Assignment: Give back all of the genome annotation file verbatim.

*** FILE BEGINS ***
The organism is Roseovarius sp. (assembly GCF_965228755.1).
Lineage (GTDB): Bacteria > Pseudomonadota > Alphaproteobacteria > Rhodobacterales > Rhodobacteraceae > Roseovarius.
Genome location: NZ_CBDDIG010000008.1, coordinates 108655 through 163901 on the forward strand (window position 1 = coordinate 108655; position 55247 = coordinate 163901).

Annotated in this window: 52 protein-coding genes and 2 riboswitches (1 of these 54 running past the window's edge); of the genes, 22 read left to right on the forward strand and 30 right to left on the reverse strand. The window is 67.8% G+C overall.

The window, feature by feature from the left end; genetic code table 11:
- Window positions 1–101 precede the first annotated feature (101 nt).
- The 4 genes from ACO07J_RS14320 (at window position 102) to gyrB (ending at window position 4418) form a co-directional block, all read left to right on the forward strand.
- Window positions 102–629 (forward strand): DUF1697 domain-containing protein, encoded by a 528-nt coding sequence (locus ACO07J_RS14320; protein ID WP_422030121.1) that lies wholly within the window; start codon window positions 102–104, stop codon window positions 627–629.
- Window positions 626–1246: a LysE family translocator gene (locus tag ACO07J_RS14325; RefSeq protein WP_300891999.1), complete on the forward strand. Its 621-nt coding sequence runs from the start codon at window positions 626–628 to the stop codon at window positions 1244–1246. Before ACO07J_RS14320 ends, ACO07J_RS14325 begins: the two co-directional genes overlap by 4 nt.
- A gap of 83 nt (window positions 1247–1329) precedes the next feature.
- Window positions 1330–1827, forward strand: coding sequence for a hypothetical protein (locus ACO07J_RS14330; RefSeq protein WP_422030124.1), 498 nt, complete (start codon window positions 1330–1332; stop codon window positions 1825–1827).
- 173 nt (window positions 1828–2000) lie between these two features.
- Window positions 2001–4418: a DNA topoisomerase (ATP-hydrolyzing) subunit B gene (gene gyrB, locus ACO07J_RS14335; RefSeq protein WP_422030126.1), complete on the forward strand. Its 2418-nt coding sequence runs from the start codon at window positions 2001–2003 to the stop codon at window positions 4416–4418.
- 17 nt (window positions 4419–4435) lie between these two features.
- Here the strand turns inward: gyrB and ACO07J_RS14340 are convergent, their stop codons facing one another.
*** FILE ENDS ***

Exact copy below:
The organism is Roseovarius sp. (assembly GCF_965228755.1).
Lineage (GTDB): Bacteria > Pseudomonadota > Alphaproteobacteria > Rhodobacterales > Rhodobacteraceae > Roseovarius.
Genome location: NZ_CBDDIG010000008.1, coordinates 108655 through 163901 on the forward strand (window position 1 = coordinate 108655; position 55247 = coordinate 163901).

Annotated in this window: 52 protein-coding genes and 2 riboswitches (1 of these 54 running past the window's edge); of the genes, 22 read left to right on the forward strand and 30 right to left on the reverse strand. The window is 67.8% G+C overall.

The window, feature by feature from the left end; genetic code table 11:
- Window positions 1–101 precede the first annotated feature (101 nt).
- The 4 genes from ACO07J_RS14320 (at window position 102) to gyrB (ending at window position 4418) form a co-directional block, all read left to right on the forward strand.
- Window positions 102–629 (forward strand): DUF1697 domain-containing protein, encoded by a 528-nt coding sequence (locus ACO07J_RS14320; protein ID WP_422030121.1) that lies wholly within the window; start codon window positions 102–104, stop codon window positions 627–629.
- Window positions 626–1246: a LysE family translocator gene (locus tag ACO07J_RS14325; RefSeq protein WP_300891999.1), complete on the forward strand. Its 621-nt coding sequence runs from the start codon at window positions 626–628 to the stop codon at window positions 1244–1246. Before ACO07J_RS14320 ends, ACO07J_RS14325 begins: the two co-directional genes overlap by 4 nt.
- A gap of 83 nt (window positions 1247–1329) precedes the next feature.
- Window positions 1330–1827, forward strand: coding sequence for a hypothetical protein (locus ACO07J_RS14330; RefSeq protein WP_422030124.1), 498 nt, complete (start codon window positions 1330–1332; stop codon window positions 1825–1827).
- 173 nt (window positions 1828–2000) lie between these two features.
- Window positions 2001–4418: a DNA topoisomerase (ATP-hydrolyzing) subunit B gene (gene gyrB, locus ACO07J_RS14335; RefSeq protein WP_422030126.1), complete on the forward strand. Its 2418-nt coding sequence runs from the start codon at window positions 2001–2003 to the stop codon at window positions 4416–4418.
- 17 nt (window positions 4419–4435) lie between these two features.
- Here the strand turns inward: gyrB and ACO07J_RS14340 are convergent, their stop codons facing one another.